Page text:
With less than a week remaining before Greenbrier and Grovetown kick off Columbia County's 2010 high school football season, fans are dusting off their team gear and game-day accessories.
There's no doubt the most ardent fans already have printed off their team's schedule and circled the most intriguing games. Of course, which games are best is irrelevant because those fans will attend nearly every game anyway.
When you go to a game, you're privy to a much different viewpoint than you get while watching a game on television. Use that to your advantage.
Instead of focusing on who has the ball on every play, I encourage you to look out for some things you might not have noticed in the past. Noticing these aspects of the game will give you a richer viewing experience.
Some fans believe a play starts when the ball is snapped. However, before the ball is even put in motion, you can get a feel for how it might play out.
Football is similar to chess in that coaches are always countering one move with another. If coaches are unable to adjust and adapt during a game, they likely will lose the edge.
Watch how a defense adjusts to the formation the offense shows. The "quarterback" of the defense is often the middle linebacker, so look to see if he's barking signals or moving around pre-snap.
Offensive and defensive lines
While skill players (those who handle the ball) are fun to watch, oftentimes a game is won "in the trenches."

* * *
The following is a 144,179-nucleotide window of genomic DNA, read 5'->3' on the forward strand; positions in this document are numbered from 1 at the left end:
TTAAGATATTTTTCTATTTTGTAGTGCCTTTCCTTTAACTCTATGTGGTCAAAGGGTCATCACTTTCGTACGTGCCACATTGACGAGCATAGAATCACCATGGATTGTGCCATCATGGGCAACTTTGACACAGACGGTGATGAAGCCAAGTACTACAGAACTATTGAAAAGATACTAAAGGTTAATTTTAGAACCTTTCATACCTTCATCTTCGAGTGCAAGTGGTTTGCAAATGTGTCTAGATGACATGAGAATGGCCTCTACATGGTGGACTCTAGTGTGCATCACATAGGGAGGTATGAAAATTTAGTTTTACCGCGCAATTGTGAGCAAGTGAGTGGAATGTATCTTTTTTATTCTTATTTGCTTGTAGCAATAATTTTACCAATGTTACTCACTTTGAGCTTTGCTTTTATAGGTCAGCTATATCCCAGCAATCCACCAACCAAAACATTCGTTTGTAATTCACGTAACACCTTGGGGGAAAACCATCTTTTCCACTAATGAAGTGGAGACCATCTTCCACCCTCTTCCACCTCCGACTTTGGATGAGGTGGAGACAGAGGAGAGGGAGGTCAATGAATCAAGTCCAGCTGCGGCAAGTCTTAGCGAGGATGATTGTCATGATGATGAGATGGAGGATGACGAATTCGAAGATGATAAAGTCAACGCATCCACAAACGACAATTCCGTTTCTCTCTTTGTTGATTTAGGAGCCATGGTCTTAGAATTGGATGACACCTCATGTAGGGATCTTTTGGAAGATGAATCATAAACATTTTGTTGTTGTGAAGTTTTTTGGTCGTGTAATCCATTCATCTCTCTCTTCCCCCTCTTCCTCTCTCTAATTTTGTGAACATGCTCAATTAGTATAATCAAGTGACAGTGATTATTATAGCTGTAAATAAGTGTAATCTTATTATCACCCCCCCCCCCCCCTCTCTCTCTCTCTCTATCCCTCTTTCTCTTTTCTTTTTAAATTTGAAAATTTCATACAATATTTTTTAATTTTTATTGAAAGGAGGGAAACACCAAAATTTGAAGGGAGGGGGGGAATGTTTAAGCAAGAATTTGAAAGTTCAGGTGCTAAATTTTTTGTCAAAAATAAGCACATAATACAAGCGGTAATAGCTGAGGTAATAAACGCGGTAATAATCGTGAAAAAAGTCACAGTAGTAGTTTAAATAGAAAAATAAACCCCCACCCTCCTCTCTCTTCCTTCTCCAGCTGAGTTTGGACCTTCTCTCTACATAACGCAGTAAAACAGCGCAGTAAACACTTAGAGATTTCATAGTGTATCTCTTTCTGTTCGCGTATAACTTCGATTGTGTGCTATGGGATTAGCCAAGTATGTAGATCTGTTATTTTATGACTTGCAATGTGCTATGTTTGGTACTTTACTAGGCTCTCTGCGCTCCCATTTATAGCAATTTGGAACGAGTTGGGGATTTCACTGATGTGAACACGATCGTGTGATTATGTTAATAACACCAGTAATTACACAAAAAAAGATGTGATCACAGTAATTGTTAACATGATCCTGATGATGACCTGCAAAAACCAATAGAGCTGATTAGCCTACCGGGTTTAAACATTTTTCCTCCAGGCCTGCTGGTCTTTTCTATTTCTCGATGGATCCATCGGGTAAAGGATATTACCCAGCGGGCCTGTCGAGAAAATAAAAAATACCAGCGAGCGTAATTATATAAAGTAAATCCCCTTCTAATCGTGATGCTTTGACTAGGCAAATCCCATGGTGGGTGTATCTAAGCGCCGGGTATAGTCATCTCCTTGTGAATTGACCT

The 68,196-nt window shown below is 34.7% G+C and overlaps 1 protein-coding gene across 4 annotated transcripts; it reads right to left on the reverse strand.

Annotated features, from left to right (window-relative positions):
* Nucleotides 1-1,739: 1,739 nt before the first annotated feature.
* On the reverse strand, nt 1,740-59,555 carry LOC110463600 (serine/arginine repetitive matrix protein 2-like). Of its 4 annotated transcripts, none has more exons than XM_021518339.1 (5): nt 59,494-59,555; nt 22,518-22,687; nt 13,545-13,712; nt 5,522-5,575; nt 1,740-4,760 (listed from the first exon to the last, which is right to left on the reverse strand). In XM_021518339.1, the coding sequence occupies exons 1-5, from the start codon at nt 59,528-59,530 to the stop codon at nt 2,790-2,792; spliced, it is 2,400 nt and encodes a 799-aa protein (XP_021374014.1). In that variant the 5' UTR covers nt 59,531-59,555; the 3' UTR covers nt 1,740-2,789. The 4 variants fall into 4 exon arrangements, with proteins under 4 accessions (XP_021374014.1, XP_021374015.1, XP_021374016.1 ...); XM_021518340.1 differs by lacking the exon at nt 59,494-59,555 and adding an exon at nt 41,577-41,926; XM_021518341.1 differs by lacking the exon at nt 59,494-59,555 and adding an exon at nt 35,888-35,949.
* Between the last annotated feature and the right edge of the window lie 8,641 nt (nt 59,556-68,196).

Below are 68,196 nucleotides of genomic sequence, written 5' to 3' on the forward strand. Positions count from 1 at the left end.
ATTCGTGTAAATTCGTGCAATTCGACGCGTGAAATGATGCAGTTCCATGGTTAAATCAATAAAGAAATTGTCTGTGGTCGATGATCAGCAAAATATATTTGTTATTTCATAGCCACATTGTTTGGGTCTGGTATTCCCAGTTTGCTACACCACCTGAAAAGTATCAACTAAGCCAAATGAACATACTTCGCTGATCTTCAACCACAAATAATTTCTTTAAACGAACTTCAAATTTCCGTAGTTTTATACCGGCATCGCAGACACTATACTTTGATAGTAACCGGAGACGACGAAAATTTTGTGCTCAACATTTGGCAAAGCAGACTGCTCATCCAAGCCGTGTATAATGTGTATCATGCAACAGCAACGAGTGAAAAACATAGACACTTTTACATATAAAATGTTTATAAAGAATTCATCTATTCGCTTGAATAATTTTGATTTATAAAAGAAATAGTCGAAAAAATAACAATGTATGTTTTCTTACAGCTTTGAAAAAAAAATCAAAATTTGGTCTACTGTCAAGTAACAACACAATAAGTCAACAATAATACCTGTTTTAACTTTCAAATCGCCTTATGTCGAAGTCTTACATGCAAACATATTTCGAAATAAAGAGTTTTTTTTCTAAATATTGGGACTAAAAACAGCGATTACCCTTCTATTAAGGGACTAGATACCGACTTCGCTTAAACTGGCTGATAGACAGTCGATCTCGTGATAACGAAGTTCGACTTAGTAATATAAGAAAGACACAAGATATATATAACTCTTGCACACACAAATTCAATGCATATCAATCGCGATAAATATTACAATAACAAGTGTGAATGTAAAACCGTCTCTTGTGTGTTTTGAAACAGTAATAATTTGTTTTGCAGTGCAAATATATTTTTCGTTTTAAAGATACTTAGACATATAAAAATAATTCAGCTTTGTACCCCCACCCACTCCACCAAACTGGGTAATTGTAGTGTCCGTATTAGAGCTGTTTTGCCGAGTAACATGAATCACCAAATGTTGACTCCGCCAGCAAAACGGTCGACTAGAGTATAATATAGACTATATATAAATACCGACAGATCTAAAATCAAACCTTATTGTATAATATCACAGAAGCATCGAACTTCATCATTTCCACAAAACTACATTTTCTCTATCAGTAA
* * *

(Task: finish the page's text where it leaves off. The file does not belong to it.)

When the defensive line is able to push back the offensive line or even get into the backfield, quarterbacks don't have a pocket to throw from and running backs don't have room to maneuver.
On the flip side, if the offensive line is able to dictate play, quarterbacks have time to go through their progressions and holes open up for running backs.
Usually, it's apparent from the first few snaps which line will dominate.
Receivers vs. defensive backs
Even on running plays or pass plays in which the quarterback targets a different wide receiver, you can learn a lot by watching how a receiver runs a route against his defender.
The more experienced receivers -- or the ones who don't wish to draw the ire of their coaches -- will go full out on every play, even when they know they aren't going to get the ball.
If a defensive back can sense when a receiver is just going through the motions, then he also realizes when the receiver knows he's probably getting the ball. What's more, if the receiver's body language shows he's not expecting the ball, safeties can expect a run play and help stop it.
Coaches -- particularly the head coach -- are the ones players look to at critical times in a game, whether they need inspiration or a quick reminder.
Most coaches -- even the most serious ones -- have trouble holding back a smile when they're up by 40 points. But how will a coach react when he's down 40? More importantly, how will that same coach act in the fourth quarter of a tie game?
When emotions are high, watch how the coach's demeanor remains steady or how it changes. Players notice these things, too, and when they see that their coach is confident, they are more likely to be confident that they can make the key stop on defense or score the key touchdown on offense.
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